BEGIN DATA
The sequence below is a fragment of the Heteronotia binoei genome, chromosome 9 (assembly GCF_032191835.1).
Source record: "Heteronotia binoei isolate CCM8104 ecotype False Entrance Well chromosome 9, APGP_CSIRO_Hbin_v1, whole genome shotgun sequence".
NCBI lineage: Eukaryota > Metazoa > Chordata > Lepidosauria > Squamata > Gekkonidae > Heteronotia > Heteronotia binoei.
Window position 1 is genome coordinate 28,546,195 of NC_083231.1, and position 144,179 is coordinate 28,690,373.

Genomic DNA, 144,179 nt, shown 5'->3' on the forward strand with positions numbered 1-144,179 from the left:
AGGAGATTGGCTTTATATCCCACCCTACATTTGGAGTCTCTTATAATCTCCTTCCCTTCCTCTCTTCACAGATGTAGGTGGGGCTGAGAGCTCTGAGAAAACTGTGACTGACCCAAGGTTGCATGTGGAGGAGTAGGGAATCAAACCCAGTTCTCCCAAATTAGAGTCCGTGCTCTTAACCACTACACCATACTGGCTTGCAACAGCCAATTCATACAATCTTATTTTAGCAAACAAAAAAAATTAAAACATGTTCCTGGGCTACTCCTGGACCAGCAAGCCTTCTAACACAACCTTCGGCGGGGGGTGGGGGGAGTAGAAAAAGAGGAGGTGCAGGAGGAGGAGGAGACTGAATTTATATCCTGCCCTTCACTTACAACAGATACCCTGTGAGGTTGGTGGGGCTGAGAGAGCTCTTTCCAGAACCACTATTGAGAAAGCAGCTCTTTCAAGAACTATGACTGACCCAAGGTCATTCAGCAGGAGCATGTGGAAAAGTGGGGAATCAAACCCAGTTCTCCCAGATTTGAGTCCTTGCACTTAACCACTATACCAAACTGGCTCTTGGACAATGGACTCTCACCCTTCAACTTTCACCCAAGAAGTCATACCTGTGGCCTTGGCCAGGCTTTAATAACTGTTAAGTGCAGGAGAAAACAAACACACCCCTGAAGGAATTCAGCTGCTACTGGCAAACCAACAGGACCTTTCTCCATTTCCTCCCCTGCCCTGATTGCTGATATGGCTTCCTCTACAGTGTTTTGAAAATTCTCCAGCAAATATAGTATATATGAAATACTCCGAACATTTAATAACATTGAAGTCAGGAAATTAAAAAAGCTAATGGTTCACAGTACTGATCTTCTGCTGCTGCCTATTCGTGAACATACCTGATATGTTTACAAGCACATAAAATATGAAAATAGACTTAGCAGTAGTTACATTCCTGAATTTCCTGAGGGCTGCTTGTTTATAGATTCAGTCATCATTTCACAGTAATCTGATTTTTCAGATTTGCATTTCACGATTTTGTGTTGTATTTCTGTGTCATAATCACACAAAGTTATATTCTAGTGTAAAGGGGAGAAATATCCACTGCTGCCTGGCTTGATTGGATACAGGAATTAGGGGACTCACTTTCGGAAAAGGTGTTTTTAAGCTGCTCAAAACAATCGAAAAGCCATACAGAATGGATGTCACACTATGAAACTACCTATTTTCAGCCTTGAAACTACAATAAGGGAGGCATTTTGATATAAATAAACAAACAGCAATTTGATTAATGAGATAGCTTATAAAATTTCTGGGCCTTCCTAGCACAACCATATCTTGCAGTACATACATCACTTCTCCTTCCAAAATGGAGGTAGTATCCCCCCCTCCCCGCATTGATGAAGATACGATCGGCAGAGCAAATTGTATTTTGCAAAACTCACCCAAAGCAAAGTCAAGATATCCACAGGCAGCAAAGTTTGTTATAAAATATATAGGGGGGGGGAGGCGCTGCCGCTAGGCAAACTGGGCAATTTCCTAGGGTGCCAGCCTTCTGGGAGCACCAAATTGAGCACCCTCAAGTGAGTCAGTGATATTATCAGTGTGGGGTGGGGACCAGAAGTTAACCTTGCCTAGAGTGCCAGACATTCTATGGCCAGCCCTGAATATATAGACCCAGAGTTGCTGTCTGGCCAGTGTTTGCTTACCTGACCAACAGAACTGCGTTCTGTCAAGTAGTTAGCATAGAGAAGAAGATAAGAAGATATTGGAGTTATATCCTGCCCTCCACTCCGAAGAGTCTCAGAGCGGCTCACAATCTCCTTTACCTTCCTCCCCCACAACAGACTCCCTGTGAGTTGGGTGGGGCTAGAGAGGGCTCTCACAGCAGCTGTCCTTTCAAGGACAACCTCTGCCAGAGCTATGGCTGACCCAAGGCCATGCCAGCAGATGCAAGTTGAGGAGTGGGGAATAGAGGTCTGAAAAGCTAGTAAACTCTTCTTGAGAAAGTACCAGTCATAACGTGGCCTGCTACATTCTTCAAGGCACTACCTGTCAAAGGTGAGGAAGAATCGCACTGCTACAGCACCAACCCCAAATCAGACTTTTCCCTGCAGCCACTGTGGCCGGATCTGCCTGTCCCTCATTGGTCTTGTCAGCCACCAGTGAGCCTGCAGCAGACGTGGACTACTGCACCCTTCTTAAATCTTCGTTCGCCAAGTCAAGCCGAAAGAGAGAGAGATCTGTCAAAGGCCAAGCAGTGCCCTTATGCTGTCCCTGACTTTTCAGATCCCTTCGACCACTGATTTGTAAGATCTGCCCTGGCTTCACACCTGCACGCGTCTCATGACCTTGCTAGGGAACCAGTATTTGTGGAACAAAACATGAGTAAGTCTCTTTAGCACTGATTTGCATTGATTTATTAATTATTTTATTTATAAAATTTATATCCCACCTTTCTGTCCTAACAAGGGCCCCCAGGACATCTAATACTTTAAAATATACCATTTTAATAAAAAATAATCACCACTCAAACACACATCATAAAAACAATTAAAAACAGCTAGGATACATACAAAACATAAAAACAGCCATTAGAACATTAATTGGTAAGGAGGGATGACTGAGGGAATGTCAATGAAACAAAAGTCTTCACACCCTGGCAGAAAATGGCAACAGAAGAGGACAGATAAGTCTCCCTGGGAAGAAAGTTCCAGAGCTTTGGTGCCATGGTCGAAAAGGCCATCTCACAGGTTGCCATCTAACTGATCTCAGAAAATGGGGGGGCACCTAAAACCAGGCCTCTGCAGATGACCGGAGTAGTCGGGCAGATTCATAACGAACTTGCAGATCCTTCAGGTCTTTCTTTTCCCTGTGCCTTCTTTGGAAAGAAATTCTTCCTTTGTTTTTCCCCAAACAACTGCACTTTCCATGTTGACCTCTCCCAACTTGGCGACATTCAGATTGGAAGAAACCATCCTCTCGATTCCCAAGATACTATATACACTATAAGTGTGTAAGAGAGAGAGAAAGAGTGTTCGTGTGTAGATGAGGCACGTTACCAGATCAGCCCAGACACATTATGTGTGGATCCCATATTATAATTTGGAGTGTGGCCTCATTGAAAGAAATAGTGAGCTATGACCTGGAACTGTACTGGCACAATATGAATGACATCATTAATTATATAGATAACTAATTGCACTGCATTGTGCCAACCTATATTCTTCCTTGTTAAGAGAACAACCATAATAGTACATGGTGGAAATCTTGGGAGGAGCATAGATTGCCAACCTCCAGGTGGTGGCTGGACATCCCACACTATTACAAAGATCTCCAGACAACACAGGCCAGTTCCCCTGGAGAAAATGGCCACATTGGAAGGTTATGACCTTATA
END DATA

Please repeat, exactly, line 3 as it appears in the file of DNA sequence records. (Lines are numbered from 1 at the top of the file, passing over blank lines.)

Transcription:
NCBI lineage: Eukaryota > Metazoa > Chordata > Lepidosauria > Squamata > Gekkonidae > Heteronotia > Heteronotia binoei.